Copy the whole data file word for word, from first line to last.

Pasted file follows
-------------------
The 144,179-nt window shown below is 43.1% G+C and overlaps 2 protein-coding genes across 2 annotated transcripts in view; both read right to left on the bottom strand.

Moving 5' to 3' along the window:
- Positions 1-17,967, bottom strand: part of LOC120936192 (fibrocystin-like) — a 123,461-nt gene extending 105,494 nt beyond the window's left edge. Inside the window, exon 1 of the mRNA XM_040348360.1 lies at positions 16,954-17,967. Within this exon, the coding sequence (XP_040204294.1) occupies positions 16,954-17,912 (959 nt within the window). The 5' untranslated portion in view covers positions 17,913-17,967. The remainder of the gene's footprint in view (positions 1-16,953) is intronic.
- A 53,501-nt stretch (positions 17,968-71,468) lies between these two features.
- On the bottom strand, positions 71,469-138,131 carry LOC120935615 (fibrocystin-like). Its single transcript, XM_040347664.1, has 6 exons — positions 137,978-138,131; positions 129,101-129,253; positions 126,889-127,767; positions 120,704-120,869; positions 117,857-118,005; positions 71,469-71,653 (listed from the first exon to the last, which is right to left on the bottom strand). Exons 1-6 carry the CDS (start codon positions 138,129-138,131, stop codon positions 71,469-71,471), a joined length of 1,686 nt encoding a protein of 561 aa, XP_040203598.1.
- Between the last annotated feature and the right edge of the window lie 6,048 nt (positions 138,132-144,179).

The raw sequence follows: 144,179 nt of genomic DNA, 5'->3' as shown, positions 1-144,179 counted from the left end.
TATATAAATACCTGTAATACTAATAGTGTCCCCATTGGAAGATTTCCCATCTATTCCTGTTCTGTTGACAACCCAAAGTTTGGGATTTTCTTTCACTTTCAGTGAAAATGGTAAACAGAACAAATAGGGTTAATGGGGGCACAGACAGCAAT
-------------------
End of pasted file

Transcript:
The 144,179-nt window shown below is 43.1% G+C and overlaps 2 protein-coding genes across 2 annotated transcripts in view; both read right to left on the bottom strand.

Moving 5' to 3' along the window:
- Positions 1-17,967, bottom strand: part of LOC120936192 (fibrocystin-like) — a 123,461-nt gene extending 105,494 nt beyond the window's left edge. Inside the window, exon 1 of the mRNA XM_040348360.1 lies at positions 16,954-17,967. Within this exon, the coding sequence (XP_040204294.1) occupies positions 16,954-17,912 (959 nt within the window). The 5' untranslated portion in view covers positions 17,913-17,967. The remainder of the gene's footprint in view (positions 1-16,953) is intronic.
- A 53,501-nt stretch (positions 17,968-71,468) lies between these two features.
- On the bottom strand, positions 71,469-138,131 carry LOC120935615 (fibrocystin-like). Its single transcript, XM_040347664.1, has 6 exons — positions 137,978-138,131; positions 129,101-129,253; positions 126,889-127,767; positions 120,704-120,869; positions 117,857-118,005; positions 71,469-71,653 (listed from the first exon to the last, which is right to left on the bottom strand). Exons 1-6 carry the CDS (start codon positions 138,129-138,131, stop codon positions 71,469-71,471), a joined length of 1,686 nt encoding a protein of 561 aa, XP_040203598.1.
- Between the last annotated feature and the right edge of the window lie 6,048 nt (positions 138,132-144,179).

The raw sequence follows: 144,179 nt of genomic DNA, 5'->3' as shown, positions 1-144,179 counted from the left end.
TATATAAATACCTGTAATACTAATAGTGTCCCCATTGGAAGATTTCCCATCTATTCCTGTTCTGTTGACAACCCAAAGTTTGGGATTTTCTTTCACTTTCAGTGAAAATGGTAAACAGAACAAATAGGGTTAATGGGGGCACAGACAGCAAT